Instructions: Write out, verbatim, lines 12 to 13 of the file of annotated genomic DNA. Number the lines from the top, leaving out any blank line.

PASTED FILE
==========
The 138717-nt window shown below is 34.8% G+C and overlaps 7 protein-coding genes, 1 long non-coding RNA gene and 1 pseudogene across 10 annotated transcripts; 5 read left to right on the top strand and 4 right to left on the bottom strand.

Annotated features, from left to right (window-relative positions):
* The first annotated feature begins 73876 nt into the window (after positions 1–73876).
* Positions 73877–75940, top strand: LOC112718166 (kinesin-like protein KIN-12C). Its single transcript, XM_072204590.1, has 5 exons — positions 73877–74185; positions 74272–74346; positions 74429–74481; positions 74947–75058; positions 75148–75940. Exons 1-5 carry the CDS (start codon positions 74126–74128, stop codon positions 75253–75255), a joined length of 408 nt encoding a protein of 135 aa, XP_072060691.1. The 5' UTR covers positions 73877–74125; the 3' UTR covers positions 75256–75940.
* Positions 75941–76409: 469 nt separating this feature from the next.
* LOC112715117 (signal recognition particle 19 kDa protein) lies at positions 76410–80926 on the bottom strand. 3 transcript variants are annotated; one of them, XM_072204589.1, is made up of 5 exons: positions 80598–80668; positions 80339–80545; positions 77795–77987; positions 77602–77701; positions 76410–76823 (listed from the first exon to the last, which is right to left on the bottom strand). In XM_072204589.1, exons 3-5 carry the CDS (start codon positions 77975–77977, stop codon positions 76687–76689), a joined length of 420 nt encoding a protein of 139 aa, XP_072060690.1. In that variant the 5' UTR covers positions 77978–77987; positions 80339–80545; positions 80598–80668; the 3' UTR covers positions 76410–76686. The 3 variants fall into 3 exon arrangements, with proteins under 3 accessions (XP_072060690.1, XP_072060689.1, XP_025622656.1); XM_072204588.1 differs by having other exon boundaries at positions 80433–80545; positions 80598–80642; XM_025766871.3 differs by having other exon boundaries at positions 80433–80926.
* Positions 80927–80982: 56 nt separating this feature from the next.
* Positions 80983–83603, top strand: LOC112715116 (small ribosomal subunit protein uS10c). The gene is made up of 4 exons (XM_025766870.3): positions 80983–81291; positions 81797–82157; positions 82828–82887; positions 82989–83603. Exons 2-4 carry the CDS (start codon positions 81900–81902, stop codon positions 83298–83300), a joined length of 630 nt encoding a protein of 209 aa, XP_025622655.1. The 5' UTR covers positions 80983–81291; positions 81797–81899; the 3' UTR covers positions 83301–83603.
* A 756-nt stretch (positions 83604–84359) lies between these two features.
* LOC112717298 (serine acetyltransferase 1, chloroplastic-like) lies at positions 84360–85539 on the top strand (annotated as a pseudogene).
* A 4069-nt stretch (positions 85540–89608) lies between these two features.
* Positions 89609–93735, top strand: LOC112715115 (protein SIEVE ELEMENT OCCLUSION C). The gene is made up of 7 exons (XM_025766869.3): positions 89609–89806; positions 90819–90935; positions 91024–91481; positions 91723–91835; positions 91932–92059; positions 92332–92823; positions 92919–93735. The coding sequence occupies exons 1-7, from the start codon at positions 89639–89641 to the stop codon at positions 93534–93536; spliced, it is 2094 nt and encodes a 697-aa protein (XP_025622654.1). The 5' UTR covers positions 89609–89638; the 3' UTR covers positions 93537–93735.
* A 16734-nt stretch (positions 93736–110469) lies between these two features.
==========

* Positions 89609–93735, top strand: LOC112715115 (protein SIEVE ELEMENT OCCLUSION C). The gene is made up of 7 exons (XM_025766869.3): positions 89609–89806; positions 90819–90935; positions 91024–91481; positions 91723–91835; positions 91932–92059; positions 92332–92823; positions 92919–93735. The coding sequence occupies exons 1-7, from the start codon at positions 89639–89641 to the stop codon at positions 93534–93536; spliced, it is 2094 nt and encodes a 697-aa protein (XP_025622654.1). The 5' UTR covers positions 89609–89638; the 3' UTR covers positions 93537–93735.
* A 16734-nt stretch (positions 93736–110469) lies between these two features.